|Mairead Nesbitt of Celtic Woman|
I love fiddle-playing.
Especially when it's imbued with a healthy dose of Celtic flavor...which country fiddling is, very often.
This is National Old Time Fiddler's Week, when some of the nation's top fiddlers meet up in Weiser, Idaho for competition.
When I ran across this fact, it made me think about how much I love the sound of a well-played, Celtic-tinged fiddle.
Pictured at right is Mairead Nesbitt of Celtic Woman, who makes an art form out of fiddle-playing. She definitely throws herself into it completely. Check out this video of Mairead performing "Granuaile's Dance."
It makes sense that country fiddling often has that Celtic flavor. This from Wikipedia:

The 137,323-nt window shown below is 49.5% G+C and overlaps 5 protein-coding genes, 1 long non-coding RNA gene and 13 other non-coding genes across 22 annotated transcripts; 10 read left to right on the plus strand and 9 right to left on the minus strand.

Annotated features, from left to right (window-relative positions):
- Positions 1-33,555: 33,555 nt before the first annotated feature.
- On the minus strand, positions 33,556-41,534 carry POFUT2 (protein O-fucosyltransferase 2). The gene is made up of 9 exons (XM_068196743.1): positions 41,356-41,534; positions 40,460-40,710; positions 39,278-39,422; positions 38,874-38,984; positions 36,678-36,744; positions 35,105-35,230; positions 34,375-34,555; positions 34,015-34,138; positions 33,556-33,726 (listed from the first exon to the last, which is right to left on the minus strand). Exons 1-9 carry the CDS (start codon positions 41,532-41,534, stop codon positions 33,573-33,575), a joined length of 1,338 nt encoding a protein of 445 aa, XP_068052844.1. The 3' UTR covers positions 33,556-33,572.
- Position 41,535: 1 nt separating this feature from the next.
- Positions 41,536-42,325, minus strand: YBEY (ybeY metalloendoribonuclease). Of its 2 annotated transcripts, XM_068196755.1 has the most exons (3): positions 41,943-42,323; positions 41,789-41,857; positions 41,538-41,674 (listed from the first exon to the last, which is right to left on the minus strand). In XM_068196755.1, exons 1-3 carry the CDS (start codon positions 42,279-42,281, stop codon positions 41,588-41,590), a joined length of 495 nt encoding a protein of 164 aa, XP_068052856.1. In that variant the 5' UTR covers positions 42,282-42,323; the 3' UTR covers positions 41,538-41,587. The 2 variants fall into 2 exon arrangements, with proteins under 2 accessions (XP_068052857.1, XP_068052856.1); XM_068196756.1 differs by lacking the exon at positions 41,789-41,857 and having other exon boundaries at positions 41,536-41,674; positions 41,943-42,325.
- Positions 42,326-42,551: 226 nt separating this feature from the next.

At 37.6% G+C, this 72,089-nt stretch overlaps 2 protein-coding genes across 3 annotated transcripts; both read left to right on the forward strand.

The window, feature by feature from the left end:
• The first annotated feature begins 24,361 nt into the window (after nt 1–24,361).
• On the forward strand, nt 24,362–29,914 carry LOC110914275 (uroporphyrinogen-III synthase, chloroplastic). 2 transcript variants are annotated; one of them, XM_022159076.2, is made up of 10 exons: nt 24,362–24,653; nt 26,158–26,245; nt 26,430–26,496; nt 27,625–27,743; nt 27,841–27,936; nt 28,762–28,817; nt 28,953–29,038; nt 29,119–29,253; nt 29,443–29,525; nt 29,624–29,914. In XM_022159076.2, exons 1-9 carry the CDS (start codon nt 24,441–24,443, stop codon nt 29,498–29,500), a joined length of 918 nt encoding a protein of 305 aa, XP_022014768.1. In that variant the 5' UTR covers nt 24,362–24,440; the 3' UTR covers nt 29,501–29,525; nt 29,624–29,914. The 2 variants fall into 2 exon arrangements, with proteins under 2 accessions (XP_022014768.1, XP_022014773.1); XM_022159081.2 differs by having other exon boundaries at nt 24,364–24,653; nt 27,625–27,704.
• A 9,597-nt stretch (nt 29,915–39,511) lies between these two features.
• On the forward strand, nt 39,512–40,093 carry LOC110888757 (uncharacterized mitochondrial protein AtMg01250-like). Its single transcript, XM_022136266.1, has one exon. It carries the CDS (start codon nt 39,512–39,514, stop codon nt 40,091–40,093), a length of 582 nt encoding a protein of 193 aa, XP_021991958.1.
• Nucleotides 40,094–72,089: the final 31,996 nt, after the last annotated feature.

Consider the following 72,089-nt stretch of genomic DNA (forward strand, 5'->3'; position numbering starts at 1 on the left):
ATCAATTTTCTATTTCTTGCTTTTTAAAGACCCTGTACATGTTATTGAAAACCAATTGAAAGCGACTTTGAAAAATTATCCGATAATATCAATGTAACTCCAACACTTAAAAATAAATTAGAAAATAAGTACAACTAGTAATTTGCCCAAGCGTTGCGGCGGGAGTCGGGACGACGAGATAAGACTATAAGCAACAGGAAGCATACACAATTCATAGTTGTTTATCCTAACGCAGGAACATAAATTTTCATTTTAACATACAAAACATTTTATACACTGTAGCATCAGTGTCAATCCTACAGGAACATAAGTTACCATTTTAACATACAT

Early influences were Irish fiddle styles as well as Scottish and the more refined traditions of classical violin playing. Popular tunes included Soldier's Joy, for which Robert Burns had written lyrics, and other such tunes as Flowers of Edinburgh and Tamlin which were claimed by both Scottish and Irish lineages. Soon these tunes were Americanized and local variations developed in Northern and Southern colonies...One of my favorite examples of country fiddling is Charlie Daniels' "The Devil Went Down to Georgia." While the tale of Satan and a young man having a fiddling competition over the young man's soul is far from theologically correct :), you have to love when "Johnny's" fiddle solo definitely trounces the devil's.
Now that's some good fiddle-playing.
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